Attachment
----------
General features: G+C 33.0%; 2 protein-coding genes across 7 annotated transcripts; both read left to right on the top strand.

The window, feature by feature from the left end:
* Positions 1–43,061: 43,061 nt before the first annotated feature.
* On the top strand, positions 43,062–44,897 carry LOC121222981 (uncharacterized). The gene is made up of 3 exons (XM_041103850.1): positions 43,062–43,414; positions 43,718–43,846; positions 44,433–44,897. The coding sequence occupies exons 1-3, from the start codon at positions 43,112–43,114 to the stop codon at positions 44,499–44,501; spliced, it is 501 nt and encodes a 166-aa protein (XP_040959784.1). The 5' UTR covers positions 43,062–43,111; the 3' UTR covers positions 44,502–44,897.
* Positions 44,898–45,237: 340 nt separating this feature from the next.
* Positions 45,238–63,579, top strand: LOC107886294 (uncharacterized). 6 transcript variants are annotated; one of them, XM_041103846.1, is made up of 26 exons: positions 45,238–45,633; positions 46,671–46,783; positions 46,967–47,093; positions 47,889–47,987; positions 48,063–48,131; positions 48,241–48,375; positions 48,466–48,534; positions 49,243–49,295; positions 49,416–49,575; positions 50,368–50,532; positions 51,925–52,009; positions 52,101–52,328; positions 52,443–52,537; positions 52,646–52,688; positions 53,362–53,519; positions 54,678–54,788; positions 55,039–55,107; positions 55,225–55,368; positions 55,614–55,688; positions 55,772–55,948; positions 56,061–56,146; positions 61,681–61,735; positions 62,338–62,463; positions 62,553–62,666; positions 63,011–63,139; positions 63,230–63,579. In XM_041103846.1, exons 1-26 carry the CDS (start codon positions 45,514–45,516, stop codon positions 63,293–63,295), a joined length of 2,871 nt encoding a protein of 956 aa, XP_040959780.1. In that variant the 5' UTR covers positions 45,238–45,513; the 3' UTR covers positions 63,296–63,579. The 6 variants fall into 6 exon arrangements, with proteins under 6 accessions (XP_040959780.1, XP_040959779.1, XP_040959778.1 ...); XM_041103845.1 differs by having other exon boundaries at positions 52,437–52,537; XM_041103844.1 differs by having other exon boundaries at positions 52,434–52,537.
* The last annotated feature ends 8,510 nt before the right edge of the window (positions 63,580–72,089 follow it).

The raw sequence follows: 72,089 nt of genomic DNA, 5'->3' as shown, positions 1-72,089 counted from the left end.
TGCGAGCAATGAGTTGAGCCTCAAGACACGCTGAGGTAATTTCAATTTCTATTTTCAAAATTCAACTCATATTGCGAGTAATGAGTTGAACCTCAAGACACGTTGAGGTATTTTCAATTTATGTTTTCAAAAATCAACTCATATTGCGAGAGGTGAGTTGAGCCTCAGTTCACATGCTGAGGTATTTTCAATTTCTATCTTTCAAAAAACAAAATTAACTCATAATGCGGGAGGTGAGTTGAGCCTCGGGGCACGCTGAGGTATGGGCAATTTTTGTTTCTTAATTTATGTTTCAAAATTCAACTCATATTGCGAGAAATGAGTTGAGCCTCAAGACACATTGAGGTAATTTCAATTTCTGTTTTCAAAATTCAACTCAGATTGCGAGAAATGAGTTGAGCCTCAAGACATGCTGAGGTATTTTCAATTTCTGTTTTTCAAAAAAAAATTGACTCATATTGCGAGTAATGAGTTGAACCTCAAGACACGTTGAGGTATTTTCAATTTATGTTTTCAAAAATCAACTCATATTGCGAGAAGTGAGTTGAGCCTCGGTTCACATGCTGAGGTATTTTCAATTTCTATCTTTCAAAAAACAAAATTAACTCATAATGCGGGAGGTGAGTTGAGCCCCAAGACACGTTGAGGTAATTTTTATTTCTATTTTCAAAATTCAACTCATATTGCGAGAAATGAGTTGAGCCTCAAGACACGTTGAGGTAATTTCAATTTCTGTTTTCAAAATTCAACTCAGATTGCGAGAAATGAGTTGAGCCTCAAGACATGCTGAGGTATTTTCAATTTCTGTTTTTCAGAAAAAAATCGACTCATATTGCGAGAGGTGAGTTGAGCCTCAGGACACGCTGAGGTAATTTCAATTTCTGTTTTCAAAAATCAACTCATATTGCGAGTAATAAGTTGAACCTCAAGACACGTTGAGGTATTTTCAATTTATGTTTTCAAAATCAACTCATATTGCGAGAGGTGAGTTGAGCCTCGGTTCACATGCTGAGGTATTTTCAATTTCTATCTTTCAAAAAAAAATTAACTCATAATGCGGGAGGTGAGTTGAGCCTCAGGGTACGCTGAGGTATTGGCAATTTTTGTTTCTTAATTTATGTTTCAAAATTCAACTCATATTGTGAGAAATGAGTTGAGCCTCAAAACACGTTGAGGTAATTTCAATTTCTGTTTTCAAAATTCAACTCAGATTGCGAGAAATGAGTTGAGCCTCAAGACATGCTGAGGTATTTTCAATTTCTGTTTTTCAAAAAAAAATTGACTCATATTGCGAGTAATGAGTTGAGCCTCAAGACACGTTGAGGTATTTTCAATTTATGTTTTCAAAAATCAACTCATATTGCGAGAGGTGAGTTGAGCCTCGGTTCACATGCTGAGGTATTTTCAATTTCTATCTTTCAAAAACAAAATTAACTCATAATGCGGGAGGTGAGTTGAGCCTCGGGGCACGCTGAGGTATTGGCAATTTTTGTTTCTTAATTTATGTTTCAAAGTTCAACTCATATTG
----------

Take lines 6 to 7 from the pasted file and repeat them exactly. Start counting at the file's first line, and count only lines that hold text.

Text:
* Positions 45,238–63,579, top strand: LOC107886294 (uncharacterized). 6 transcript variants are annotated; one of them, XM_041103846.1, is made up of 26 exons: positions 45,238–45,633; positions 46,671–46,783; positions 46,967–47,093; positions 47,889–47,987; positions 48,063–48,131; positions 48,241–48,375; positions 48,466–48,534; positions 49,243–49,295; positions 49,416–49,575; positions 50,368–50,532; positions 51,925–52,009; positions 52,101–52,328; positions 52,443–52,537; positions 52,646–52,688; positions 53,362–53,519; positions 54,678–54,788; positions 55,039–55,107; positions 55,225–55,368; positions 55,614–55,688; positions 55,772–55,948; positions 56,061–56,146; positions 61,681–61,735; positions 62,338–62,463; positions 62,553–62,666; positions 63,011–63,139; positions 63,230–63,579. In XM_041103846.1, exons 1-26 carry the CDS (start codon positions 45,514–45,516, stop codon positions 63,293–63,295), a joined length of 2,871 nt encoding a protein of 956 aa, XP_040959780.1. In that variant the 5' UTR covers positions 45,238–45,513; the 3' UTR covers positions 63,296–63,579. The 6 variants fall into 6 exon arrangements, with proteins under 6 accessions (XP_040959780.1, XP_040959779.1, XP_040959778.1 ...); XM_041103845.1 differs by having other exon boundaries at positions 52,437–52,537; XM_041103844.1 differs by having other exon boundaries at positions 52,434–52,537.
* The last annotated feature ends 8,510 nt before the right edge of the window (positions 63,580–72,089 follow it).